Wednesday, December 31, 2008
Q: I made a lot of money over the years with some of the smaller independent oil companies. They are now as cheap as I've ever seen them. Do you think it's time to buy these oil producers again? – A.H.
A: I'd say a qualified yes. You have to be willing to do your homework.
You see, some small oil producers (under $15 billion in market value) did exceptionally well over the last couple of years. Others let the success go to their heads and borrowed way too much money...
Quicksilver Resources is a good example. This company's shares traded as high as $45, but sell for about $5 now. In July, at the top of natural gas prices, Quicksilver bought reserves for $3.70 per thousand cubic feet (mcf). Today, gas prices are around $5.80 per mcf. That doesn't leave the company much money to drill the wells and build the pipes to get the gas out of the ground.
To finance that acquisition and others, Quicksilver borrowed big. Today, the $835 million company owes $2.5 billion. And it's not the only independent producer that has strangled itself with debt.
On the other hand, plenty of oil producers have responsible management. If you want to test the waters, focus on companies that have low debt and low production costs. Take a look at Devon Energy (DVN), Occidental Energy (OXY), Comstock Resources (CRK), and Cimarex Energy (XEC) to start.
Q: What about uranium? – C.F.
A: The uranium sector remains gripped by its post-bubble hangover. Way back in 2000, uranium sold for $6.95 a pound. By 2007, it had risen to $138 per pound. This explosive price growth encouraged all sorts of fortune seekers to become uranium "miners."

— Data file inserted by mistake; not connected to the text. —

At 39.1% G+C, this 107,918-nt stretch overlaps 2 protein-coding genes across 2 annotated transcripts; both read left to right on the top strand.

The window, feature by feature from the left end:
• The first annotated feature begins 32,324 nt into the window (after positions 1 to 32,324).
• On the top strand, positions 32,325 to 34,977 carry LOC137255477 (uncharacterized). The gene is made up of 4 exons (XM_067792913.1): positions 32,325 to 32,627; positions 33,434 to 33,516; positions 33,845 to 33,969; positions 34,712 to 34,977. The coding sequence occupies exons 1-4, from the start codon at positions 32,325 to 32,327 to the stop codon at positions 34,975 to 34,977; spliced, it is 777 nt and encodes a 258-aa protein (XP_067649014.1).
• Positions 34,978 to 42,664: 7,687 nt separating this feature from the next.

My favorite example is Hoopsoft Development. The company, which began trading over the counter in November 2006, designed sports exercise videos and Internet software. In 2007, it found a better business idea... uranium mining. It changed its name to Yellowcake Mining in May 2007.
The stock hit a high of $3.55 later that month and went into a two-year death spiral. Shares trade at 3¢ today.
It was a classic bubble, and it left the sector cluttered with useless junior explorers. Right now, the only investment in uranium production I'd consider is Cameco (CCJ).
Cameco is a $6 billion company. It has a few warts, like $1.3 billion in debt. And its share price fell from $54 back in June 2007 to around $15 today.
Cameco gives you exposure to uranium production, a 21.5% profit margin, and a stakes in three Canadian-listed junior uranium explorers. (That last part is great for uranium investors. Cameco's experts can do a more thorough vetting of those companies than most individual investors.) Cameco also owns 53% of Centerra Gold, a Canadian-listed international gold explorer.
I think uranium will be an integral part of our energy infrastructure forever. If you are careful, this post-bubble market should be a good time to buy assets for long-term investing.
U.S. dollar sets a new high against the British pound.
Water-pipe specialist Insituform Technologies at new 52-week high.
Housing still in crash mode... S&P/Case-Shiller Home Index down 18% in last 12 months.